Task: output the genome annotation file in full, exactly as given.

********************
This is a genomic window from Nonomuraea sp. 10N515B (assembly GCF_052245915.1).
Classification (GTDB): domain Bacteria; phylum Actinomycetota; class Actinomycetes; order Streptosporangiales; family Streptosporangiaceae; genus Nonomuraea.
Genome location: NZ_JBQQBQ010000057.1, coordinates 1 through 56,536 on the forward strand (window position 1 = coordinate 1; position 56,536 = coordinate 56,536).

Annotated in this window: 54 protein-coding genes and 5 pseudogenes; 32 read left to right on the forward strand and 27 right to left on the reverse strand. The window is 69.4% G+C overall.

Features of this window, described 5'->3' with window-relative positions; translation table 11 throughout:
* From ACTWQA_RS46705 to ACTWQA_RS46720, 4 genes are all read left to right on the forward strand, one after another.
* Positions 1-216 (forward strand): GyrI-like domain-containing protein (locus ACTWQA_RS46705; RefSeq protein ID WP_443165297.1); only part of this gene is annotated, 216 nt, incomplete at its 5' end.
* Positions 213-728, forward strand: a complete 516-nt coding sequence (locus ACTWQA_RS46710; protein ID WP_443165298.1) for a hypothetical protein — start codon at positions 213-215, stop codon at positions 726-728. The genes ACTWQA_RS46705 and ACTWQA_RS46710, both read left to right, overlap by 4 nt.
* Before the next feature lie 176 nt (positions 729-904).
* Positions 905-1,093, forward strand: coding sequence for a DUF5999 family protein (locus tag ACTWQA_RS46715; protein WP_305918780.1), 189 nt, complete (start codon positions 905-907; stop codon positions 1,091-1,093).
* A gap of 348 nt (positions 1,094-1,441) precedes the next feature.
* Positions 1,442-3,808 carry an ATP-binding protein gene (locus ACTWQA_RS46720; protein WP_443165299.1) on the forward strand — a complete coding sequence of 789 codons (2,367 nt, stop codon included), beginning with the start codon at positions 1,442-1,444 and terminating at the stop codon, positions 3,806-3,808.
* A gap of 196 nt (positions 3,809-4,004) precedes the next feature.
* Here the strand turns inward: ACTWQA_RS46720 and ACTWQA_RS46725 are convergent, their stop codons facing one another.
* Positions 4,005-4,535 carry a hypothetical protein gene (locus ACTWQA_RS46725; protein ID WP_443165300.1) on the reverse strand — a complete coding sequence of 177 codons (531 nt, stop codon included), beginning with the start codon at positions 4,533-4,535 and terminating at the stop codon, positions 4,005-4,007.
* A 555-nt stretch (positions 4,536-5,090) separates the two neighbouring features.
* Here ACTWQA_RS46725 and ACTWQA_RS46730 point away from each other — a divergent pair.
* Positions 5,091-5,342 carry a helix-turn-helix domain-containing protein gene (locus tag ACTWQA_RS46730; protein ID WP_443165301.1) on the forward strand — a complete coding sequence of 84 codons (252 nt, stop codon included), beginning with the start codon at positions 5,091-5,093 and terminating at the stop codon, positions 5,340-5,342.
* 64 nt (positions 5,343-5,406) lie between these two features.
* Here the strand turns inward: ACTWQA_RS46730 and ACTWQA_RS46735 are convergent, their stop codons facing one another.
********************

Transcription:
This is a genomic window from Nonomuraea sp. 10N515B (assembly GCF_052245915.1).
Classification (GTDB): domain Bacteria; phylum Actinomycetota; class Actinomycetes; order Streptosporangiales; family Streptosporangiaceae; genus Nonomuraea.
Genome location: NZ_JBQQBQ010000057.1, coordinates 1 through 56,536 on the forward strand (window position 1 = coordinate 1; position 56,536 = coordinate 56,536).

Annotated in this window: 54 protein-coding genes and 5 pseudogenes; 32 read left to right on the forward strand and 27 right to left on the reverse strand. The window is 69.4% G+C overall.

Features of this window, described 5'->3' with window-relative positions; translation table 11 throughout:
* From ACTWQA_RS46705 to ACTWQA_RS46720, 4 genes are all read left to right on the forward strand, one after another.
* Positions 1-216 (forward strand): GyrI-like domain-containing protein (locus ACTWQA_RS46705; RefSeq protein ID WP_443165297.1); only part of this gene is annotated, 216 nt, incomplete at its 5' end.
* Positions 213-728, forward strand: a complete 516-nt coding sequence (locus ACTWQA_RS46710; protein ID WP_443165298.1) for a hypothetical protein — start codon at positions 213-215, stop codon at positions 726-728. The genes ACTWQA_RS46705 and ACTWQA_RS46710, both read left to right, overlap by 4 nt.
* Before the next feature lie 176 nt (positions 729-904).
* Positions 905-1,093, forward strand: coding sequence for a DUF5999 family protein (locus tag ACTWQA_RS46715; protein WP_305918780.1), 189 nt, complete (start codon positions 905-907; stop codon positions 1,091-1,093).
* A gap of 348 nt (positions 1,094-1,441) precedes the next feature.
* Positions 1,442-3,808 carry an ATP-binding protein gene (locus ACTWQA_RS46720; protein WP_443165299.1) on the forward strand — a complete coding sequence of 789 codons (2,367 nt, stop codon included), beginning with the start codon at positions 1,442-1,444 and terminating at the stop codon, positions 3,806-3,808.
* A gap of 196 nt (positions 3,809-4,004) precedes the next feature.
* Here the strand turns inward: ACTWQA_RS46720 and ACTWQA_RS46725 are convergent, their stop codons facing one another.
* Positions 4,005-4,535 carry a hypothetical protein gene (locus ACTWQA_RS46725; protein ID WP_443165300.1) on the reverse strand — a complete coding sequence of 177 codons (531 nt, stop codon included), beginning with the start codon at positions 4,533-4,535 and terminating at the stop codon, positions 4,005-4,007.
* A 555-nt stretch (positions 4,536-5,090) separates the two neighbouring features.
* Here ACTWQA_RS46725 and ACTWQA_RS46730 point away from each other — a divergent pair.
* Positions 5,091-5,342 carry a helix-turn-helix domain-containing protein gene (locus tag ACTWQA_RS46730; protein ID WP_443165301.1) on the forward strand — a complete coding sequence of 84 codons (252 nt, stop codon included), beginning with the start codon at positions 5,091-5,093 and terminating at the stop codon, positions 5,340-5,342.
* 64 nt (positions 5,343-5,406) lie between these two features.
* Here the strand turns inward: ACTWQA_RS46730 and ACTWQA_RS46735 are convergent, their stop codons facing one another.